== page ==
Consider

This has been a very good Christmas for me, visiting with my mom, my daughter and my sisters and their families in Minnesota and Wisconsin. After a number of gloomy, cloudy days, today is filled with brilliant sunshine and the kind of intense cold we usually expect to find in Minnesota at this time of year. It is the kind of day that makes you glad to stay inside a warm house, look outside at the bright sunlight on the snow, and do some year-end reflecting.

That was the focus of the sermon we heard yesterday at my mom’s church – “Consider”. After a very busy period of scrambling to get ready for Christmas, and for traveling across the country with a need to be in certain places by certain times with gifts ready to share with various family members, we were challenged to again think about the difference between the urgent and the important. When there is a particular deadline like Christmas Eve when we need to have finished our shopping, our wrapping, our baking, our decorating and our traveling, we are well reminded of what is urgent. We know all too well everything on our to do lists and the deadline that is looming. We understand urgent.

But as mom’s pastor admitted yesterday, she had been so caught up with getting ready for her own family Christmas, her upcoming wedding, and the many Christmas services at their relatively large church, she had not taken time to just sit and read quietly the story of Jesus’ birth herself. She had been so caught up with the urgent preparations, that she had not found time to quietly listen for the voices of the angels and the shepherds announcing that good news to her personally. That is what is most important about this Christmas season – God declaring his love for us by sending his son to become one with us.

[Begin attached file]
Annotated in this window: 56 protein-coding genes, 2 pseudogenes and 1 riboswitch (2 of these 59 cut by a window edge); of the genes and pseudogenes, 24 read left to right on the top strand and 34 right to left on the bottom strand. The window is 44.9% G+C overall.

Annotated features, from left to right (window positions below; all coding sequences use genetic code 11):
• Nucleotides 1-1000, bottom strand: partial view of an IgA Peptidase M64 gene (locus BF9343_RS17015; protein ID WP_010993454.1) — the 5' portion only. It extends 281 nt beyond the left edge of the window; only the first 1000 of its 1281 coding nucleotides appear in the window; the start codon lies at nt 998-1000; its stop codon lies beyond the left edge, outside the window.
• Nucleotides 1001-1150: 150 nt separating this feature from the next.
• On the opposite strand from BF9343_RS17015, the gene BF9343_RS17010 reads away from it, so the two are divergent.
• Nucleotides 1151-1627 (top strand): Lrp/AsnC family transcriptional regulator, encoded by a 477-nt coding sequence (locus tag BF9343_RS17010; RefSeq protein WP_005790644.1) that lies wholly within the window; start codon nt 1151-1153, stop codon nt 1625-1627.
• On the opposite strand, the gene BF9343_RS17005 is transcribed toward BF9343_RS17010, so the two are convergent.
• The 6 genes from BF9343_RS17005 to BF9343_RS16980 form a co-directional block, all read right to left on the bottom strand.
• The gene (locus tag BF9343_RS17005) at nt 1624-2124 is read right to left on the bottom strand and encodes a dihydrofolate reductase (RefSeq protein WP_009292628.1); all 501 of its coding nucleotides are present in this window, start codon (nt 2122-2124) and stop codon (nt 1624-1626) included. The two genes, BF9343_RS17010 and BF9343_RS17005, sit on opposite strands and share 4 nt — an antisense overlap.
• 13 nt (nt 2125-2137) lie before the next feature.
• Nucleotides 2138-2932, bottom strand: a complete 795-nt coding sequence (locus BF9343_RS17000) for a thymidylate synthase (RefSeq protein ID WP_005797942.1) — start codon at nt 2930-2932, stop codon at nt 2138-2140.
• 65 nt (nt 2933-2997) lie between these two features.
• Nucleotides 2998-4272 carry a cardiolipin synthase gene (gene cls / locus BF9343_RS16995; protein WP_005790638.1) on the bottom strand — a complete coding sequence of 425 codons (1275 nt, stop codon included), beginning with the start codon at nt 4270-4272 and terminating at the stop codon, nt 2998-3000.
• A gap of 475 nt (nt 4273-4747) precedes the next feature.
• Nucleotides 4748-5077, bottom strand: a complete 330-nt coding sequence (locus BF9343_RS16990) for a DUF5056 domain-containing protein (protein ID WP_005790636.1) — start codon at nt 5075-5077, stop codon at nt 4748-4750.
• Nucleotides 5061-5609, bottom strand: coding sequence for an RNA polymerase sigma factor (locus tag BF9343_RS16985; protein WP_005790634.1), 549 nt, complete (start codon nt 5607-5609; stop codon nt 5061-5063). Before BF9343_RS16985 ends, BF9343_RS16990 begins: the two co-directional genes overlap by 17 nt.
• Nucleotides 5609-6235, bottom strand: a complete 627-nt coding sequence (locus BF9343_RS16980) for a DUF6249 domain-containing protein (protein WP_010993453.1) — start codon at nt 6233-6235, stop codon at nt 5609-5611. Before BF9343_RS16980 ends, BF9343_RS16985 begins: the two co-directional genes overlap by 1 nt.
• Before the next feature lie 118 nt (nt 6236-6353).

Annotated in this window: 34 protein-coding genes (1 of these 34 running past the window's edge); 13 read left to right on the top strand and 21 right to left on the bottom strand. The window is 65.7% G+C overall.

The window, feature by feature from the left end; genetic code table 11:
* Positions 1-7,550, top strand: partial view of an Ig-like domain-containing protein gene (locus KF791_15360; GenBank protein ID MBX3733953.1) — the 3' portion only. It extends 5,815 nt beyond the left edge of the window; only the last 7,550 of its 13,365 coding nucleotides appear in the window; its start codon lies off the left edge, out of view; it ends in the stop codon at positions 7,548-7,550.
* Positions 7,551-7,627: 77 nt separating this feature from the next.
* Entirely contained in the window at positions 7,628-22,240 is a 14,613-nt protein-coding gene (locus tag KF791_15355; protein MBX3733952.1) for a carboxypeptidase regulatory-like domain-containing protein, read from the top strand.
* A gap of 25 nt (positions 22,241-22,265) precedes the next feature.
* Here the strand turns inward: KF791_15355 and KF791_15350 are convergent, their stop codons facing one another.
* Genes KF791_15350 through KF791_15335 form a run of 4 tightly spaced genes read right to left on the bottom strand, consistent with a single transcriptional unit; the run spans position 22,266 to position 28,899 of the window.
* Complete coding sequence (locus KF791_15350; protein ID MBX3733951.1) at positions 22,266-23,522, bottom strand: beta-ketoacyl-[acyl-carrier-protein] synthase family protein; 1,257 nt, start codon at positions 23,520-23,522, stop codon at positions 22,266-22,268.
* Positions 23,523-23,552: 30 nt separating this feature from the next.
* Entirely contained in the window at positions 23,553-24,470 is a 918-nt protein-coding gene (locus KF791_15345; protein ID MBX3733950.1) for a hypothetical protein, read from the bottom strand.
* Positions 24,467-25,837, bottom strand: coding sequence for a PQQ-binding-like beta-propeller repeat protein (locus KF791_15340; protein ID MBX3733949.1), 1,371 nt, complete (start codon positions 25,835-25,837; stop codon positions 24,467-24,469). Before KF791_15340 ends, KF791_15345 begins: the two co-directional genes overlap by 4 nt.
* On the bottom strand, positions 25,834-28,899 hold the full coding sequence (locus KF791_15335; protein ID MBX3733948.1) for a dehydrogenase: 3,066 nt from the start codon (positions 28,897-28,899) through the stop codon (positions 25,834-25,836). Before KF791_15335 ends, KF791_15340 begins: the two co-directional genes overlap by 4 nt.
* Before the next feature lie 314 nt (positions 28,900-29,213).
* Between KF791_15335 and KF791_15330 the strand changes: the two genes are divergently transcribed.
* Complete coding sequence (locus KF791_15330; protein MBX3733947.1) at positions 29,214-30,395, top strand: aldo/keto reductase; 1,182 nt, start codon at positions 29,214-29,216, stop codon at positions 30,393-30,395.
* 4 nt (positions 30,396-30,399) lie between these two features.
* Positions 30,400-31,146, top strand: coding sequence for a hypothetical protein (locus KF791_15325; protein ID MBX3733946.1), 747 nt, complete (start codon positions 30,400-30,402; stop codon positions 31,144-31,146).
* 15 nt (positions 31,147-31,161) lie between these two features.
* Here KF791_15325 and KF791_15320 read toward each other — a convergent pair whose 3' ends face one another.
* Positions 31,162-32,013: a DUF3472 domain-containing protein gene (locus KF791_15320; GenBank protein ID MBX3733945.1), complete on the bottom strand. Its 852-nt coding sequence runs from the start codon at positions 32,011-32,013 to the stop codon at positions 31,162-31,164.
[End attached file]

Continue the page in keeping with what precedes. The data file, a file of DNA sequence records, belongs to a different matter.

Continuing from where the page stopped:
I am not very good about consistently focusing on what is important rather than on what feels urgent. On another level, while we are here visiting with family, I have had to do a bit of work for my job, because I have clients that are expecting to see the results of that work from me. That feels very urgent to me. However, I am convinced that spending time with my 87 year old mom, my 27 year old daughter, and my sisters and their families who I don’t get to see often is far more important in the long run than making a few more phone calls by a particular deadline.

As you go into New Year’s Eve and New Year’s Day, I invite you to take an hour on your own to consider what is urgent and what is important in your life for 2015, and then to take another hour to share those thoughts with your family or significant others. It just might contribute to making it a truly happy new year.

Loving God,

Thank you for your patience with us when we confuse what is urgent with what is important. Please help us to take the time that you give us to consider the difference, and to more consistently focus on the things that are important. Thank you for entrusting to us the responsibility and opportunity to make those decisions and to participate in helping those around us to focus on the important as well.


David Erickson-Pearson


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